The garden salad with strawberries, blueberries and feta cheese, the ham-and-cheese quiche and everything else got thumbs up all around.
The next step is scaling that up for 200 people.
Seventeen students in the Academies of ISD culinary program will be working to cater a large event this spring, a women’s brunch gala held by the Truman Heritage chapter of Habitat for Humanity. The brunch – April 14 at the First United Methodist Church in Blue Springs – also includes a raffle, auction and silent auction. It raises money for events such as the annual women’s build in May.
“We expect it to sell out,” said Linda Thorpe, Habitat’s faith relations coordinator.
This year, Habitat decided on a different approach. The group is already working with the Academies of ISD program – the Independence School District’s career-path program for all high school students – to have construction students work on the upcoming restoration of the old Hiram Young school.
Taking that partnership another step, Habitat decided to see if the culinary students could handle the brunch rather than use a traditional caterer.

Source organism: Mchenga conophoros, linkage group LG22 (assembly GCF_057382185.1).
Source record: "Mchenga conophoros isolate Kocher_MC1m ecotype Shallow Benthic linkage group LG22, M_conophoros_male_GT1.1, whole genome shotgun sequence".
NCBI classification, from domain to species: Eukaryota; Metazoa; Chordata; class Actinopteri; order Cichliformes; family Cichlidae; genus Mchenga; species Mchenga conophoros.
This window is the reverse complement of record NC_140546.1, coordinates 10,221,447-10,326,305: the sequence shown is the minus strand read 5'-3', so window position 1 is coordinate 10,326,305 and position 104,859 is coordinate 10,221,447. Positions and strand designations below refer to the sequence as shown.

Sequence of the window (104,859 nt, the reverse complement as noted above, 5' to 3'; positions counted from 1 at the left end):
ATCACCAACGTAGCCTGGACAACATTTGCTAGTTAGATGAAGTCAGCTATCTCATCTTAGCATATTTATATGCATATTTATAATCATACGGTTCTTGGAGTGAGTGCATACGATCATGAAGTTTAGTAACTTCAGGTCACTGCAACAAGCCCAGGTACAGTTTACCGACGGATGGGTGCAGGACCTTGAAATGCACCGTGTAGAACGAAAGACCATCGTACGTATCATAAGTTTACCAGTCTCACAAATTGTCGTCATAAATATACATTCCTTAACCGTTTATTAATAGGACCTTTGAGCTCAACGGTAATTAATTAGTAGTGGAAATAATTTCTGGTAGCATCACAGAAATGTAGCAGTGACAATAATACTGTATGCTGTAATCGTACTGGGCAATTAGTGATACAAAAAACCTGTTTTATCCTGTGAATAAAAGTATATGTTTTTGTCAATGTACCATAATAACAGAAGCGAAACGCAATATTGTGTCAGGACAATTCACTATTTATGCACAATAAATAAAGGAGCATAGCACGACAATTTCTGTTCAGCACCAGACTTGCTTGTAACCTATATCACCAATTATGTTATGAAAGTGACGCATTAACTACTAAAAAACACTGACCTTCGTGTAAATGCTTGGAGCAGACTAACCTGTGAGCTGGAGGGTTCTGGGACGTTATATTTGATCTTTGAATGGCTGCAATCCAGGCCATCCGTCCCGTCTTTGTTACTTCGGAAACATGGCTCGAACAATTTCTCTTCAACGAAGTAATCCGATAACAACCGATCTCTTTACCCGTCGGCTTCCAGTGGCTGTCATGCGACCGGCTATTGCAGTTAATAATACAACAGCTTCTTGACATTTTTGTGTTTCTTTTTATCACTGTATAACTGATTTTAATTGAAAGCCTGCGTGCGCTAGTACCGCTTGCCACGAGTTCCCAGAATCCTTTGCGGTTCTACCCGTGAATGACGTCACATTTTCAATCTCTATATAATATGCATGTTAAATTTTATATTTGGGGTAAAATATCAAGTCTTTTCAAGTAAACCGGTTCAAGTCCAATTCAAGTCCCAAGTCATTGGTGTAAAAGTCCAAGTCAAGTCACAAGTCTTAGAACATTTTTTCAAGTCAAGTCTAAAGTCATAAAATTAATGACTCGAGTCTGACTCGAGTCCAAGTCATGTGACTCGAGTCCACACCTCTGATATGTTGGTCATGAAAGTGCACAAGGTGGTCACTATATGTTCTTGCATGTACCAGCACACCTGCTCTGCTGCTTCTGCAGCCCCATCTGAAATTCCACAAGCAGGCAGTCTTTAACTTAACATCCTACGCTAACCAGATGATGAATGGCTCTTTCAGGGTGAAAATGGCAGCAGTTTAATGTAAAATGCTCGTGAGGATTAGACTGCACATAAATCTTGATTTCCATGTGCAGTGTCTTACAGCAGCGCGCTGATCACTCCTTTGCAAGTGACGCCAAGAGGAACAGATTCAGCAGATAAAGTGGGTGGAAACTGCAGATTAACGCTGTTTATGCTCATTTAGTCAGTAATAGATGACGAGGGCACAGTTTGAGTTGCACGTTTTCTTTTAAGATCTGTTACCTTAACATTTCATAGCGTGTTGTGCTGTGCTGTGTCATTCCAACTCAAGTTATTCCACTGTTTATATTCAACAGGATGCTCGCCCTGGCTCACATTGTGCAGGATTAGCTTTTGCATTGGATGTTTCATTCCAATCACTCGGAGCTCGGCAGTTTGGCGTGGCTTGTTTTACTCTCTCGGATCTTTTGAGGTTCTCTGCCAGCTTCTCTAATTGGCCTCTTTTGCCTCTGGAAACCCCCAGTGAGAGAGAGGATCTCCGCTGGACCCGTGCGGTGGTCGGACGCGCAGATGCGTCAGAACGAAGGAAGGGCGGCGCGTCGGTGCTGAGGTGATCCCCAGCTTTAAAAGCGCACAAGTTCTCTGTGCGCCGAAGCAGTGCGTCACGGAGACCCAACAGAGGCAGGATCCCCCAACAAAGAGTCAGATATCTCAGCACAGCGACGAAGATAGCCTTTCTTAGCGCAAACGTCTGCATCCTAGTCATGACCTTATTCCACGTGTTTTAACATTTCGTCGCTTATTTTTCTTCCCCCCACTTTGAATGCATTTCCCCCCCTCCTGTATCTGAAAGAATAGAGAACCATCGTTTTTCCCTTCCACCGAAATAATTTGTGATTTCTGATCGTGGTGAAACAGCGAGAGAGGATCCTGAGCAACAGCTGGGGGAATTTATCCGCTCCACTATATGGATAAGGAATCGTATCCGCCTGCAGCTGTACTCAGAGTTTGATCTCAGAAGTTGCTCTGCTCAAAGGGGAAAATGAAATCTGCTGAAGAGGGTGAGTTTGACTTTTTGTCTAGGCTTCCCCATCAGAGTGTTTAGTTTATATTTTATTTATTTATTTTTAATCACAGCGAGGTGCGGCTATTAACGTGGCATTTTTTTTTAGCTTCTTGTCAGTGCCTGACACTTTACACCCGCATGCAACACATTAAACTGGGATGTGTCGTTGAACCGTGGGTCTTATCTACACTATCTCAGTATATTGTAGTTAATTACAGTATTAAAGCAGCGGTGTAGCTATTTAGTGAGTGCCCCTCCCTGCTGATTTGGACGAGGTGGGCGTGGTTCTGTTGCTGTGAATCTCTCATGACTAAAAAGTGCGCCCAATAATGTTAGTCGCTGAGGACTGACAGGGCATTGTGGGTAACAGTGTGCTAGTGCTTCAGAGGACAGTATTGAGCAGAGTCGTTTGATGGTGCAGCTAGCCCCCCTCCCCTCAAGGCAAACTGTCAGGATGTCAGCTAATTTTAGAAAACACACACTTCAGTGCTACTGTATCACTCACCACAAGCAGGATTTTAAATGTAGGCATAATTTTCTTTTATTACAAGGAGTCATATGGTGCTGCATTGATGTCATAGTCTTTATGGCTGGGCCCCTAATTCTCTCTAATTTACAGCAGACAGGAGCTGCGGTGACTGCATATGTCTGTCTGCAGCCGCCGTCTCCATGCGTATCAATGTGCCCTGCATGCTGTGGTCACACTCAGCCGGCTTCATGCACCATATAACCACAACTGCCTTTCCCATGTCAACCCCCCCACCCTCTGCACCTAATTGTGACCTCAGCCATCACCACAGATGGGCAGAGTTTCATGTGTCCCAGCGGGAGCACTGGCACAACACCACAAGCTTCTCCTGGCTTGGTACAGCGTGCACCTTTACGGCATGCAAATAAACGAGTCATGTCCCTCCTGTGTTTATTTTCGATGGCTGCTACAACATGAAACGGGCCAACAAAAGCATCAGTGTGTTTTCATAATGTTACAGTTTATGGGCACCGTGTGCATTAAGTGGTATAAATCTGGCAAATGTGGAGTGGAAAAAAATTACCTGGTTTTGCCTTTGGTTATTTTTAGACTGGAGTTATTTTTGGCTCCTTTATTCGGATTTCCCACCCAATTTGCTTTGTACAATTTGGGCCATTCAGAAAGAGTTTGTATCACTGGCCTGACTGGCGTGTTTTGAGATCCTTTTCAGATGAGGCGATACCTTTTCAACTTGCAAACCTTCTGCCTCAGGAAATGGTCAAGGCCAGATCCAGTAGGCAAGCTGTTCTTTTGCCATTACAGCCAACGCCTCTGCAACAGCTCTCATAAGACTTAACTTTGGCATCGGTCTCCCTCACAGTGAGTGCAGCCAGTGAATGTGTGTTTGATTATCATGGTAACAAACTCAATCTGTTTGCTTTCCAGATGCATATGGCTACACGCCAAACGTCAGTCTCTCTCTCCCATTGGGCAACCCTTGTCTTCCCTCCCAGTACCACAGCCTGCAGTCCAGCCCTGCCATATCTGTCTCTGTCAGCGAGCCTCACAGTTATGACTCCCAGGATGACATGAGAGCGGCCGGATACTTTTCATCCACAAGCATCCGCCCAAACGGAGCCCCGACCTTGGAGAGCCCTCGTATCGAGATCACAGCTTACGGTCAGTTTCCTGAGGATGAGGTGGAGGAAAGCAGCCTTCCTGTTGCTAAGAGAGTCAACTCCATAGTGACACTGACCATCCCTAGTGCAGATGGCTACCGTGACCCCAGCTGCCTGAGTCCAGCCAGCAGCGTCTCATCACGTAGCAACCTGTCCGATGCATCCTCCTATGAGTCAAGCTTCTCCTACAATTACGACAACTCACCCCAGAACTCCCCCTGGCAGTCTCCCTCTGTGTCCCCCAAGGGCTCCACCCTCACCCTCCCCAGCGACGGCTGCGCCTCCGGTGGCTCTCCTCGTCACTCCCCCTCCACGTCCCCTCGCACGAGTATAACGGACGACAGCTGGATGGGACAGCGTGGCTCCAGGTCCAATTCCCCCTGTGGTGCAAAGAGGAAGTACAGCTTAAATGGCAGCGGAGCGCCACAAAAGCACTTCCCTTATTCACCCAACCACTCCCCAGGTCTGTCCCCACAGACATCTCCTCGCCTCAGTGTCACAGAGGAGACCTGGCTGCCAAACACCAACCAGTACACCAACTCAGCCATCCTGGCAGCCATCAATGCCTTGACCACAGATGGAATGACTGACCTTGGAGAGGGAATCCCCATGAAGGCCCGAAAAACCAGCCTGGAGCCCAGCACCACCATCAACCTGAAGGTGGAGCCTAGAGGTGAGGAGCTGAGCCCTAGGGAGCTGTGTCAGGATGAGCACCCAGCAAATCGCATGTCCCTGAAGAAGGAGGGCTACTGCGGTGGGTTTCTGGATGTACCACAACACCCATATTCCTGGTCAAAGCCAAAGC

So on Wednesday a Habitat committee sat down to the salad and quiche, plus cucumber sandwiches with chipotle sauce, chicken-and-apple sandwich wedges, cheesecake with lemon curd and blueberries and macarons and raspberry filling.
“I like the way all the flavors came together,” Thorpe said.
Trevor McPherson, a senior at Truman High School, said all the students contributed ideas for the meal. McPherson, who one day wants to own a farm-to-table restaurant, said the look and taste of the meal are both important.
“Presentation is a thing I look forward to on a plate,” he said.
Thorpe told the students, “We’re extremely excited about this. … I think this will be an awesome experience for you too.”
Teacher Jennifer Waterfield keeps the students busy – they bake items for the school district’s Taste of Independence shop on the Square – with this catering project and other work, all toward the aim of certification that can help lead to culinary school or going to work directly in the field.
“It’s pretty rigorous,” she said.